REVIEW: Jeeves and Wooster – Richmond Theatre ✭✭✭✭

Last Updated on 9th December 2014

Jeeves and Wooster in Perfect Nonsense
Jeeves and Wooster

Jeeves and Wooster
Richmond Theatre
October 16 2013

There was a time when the West End was renown the world over for glittering productions of hilarious comedies and audiences flocked in droves to see them. On the strength of tonight’s preview of Sean Foley’s production of Robert and David Goodale’s adaptation of P.G. Wodehouse’s Jeeves and Wooster in Perfect Nonsense, when this production arrives in the West End, there will, at least in one theatre, be a glimpse into those remarkable times.

For this is a truly delicious evening at the theatre in every respect.

The script is pitch-perfect, a genius confection which plays to the strengths both of Wodehouse’s preposterous characters and the talents of the cast. It is laugh-out-loud funny regularly and at other times blossoms with the joy of infectious smiles.

Foley has achieved something quite miraculous.

The best trick lies in the theatricality that is lent to the tale by the clever device of Jeeves playing the ultimate stage manager for Wooster’s tall tale. The set is manufactured before your eyes, as are the costumes and props; there is a knowing enjoyment in the various surprises that lie along the road to the resolution of the narrative. Everything about the way the text is produced and performed evokes glee.

There are three in the cast and I doubt that any of them has ever been better.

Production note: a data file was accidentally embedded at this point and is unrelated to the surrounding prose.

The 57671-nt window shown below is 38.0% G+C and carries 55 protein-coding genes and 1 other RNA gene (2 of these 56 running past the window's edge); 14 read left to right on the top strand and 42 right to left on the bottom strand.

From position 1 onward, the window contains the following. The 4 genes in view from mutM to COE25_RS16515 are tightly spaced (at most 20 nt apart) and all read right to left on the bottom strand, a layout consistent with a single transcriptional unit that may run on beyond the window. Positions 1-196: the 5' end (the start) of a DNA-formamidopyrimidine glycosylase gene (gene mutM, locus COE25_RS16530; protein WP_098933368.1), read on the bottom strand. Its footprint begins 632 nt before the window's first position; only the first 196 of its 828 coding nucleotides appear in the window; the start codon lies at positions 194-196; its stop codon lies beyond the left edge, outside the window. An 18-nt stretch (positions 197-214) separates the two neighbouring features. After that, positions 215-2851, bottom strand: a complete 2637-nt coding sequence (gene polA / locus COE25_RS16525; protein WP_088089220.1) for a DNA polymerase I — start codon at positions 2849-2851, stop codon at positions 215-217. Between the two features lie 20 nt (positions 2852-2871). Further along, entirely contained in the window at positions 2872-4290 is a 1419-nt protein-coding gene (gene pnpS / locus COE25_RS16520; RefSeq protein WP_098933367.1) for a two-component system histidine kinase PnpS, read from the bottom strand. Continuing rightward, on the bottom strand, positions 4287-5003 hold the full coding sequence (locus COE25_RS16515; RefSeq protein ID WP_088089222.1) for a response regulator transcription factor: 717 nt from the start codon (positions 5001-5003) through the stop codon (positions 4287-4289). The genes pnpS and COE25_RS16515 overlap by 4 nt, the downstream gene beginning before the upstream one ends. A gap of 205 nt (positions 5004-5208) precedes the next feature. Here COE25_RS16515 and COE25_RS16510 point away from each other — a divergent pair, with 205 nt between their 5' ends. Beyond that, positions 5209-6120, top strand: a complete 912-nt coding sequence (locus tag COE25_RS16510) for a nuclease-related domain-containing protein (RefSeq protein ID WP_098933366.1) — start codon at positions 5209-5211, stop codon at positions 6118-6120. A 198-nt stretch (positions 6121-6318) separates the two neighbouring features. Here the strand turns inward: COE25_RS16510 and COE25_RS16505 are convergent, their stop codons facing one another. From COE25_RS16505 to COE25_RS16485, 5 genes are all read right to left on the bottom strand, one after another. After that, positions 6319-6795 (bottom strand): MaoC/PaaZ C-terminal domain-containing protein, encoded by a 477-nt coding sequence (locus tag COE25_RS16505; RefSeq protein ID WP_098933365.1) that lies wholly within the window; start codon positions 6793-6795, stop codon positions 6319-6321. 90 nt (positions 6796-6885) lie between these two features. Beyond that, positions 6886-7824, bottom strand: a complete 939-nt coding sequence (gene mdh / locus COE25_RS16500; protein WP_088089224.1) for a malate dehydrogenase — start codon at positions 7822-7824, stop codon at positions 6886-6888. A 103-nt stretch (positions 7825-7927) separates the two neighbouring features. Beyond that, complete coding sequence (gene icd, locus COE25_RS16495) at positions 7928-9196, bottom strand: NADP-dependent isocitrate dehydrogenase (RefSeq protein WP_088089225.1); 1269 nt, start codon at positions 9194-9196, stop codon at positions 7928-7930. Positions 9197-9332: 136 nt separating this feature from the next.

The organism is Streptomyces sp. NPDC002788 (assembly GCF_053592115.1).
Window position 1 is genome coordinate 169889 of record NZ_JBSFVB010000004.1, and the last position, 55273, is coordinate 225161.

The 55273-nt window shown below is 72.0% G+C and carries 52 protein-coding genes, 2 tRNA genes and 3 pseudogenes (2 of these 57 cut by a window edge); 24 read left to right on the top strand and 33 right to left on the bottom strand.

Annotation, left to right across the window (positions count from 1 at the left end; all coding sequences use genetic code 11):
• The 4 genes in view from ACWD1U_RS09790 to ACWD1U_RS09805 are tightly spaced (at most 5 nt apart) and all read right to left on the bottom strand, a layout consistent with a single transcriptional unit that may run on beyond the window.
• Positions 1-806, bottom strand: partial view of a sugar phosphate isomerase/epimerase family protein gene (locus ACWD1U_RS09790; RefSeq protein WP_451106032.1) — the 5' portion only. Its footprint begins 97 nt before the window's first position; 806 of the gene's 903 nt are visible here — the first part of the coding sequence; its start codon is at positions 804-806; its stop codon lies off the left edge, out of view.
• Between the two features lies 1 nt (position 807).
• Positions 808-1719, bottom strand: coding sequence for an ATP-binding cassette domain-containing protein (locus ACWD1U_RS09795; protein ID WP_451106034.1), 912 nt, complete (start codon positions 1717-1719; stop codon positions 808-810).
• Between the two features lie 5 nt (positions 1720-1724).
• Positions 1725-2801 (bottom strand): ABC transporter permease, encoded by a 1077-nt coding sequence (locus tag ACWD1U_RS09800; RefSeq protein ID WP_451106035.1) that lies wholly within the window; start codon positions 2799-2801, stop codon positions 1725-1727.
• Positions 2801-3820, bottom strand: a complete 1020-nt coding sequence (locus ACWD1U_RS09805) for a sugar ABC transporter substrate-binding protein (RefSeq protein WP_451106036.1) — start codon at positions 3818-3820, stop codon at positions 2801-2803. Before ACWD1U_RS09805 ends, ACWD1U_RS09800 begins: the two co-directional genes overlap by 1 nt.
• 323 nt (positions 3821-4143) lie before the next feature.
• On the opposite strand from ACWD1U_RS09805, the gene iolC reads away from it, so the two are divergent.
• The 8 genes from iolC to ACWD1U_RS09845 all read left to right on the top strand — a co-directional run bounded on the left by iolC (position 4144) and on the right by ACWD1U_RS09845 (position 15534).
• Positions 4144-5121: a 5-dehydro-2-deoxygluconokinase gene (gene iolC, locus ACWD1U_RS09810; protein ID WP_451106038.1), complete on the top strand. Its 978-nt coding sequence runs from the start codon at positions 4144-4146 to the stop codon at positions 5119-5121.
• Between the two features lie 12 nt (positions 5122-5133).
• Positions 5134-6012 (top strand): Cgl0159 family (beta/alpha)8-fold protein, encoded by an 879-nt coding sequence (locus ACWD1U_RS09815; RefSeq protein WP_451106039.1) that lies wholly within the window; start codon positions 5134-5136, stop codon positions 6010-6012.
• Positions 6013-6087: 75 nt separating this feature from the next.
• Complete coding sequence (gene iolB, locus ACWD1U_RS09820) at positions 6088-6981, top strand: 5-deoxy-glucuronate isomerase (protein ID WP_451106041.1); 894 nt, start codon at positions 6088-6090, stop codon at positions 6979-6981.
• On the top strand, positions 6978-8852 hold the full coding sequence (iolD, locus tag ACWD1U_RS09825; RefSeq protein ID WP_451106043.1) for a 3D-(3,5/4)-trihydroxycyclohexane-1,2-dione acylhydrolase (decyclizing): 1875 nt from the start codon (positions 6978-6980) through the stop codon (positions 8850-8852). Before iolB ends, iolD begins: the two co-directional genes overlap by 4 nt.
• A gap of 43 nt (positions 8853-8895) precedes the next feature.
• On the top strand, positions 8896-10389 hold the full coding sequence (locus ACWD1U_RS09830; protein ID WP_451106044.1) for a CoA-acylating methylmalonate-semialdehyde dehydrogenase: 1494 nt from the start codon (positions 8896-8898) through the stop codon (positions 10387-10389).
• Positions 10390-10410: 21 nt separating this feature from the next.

Stephen Mangan is perfection as the silly, posh duffer Wooster; his laugh, his beaming face, his accent, his fevered alarm, his profound stupidity – every line is delivered seamlessly and to marvellous effect. And his physical work, his delightful slapstick and general schtick, is flawless. It will be a long time before I forget the sight of him in a bubble bath demonstrating the airborne propensity of a rubber duckie forced underwater.

Matthew MacFadyen is faultless as the pristine, precious, precise and prescient valet, Jeeves. It is remarkable to see MacFadyen so completely immersed in farce and every character he plays, and there are four, is beautifully drawn and pitched with an incandescent precision that is both startling and sublime. Seeing him, with a lampshade and a torn curtain, evoke the being of a sultry seductive gal is one of those once-in-lifetime theatrical experiences of immaculate joy.
But not content with that, MacFadyen tops himself in the play’s most extraordinary sequence when, with one half of him dressed as the cantankerous irascible old Magistrate and the other half of him dressed as the spirited niece of said magistrate, MacFadyen conducts a long scene with himself. It is breathlessly funny – a true tour de force worth the entire evening.

All of the other parts are played exceptionally well by Mark Hadfield who was so wrong as the Baker in Into The Woods but here never puts a foot or word wrong. He nails every laugh exactly as he should.

Together, this trio of fine comic performers are the cake, jelly and custard of the most exacting and perfectly timed comic trifle likely to be seen on the West End for some time.

Alice Power’s sets and costumes are a joy and the final, wonderful dance sequence, courtesy of Carrie-Anne Ingrouille, is an inspired way to demonstrate, in an entirely different way, all of the comic genius at work here.

This is one time a play lives up to its name. It’s undeniable nonsense, but Perfect in every way.

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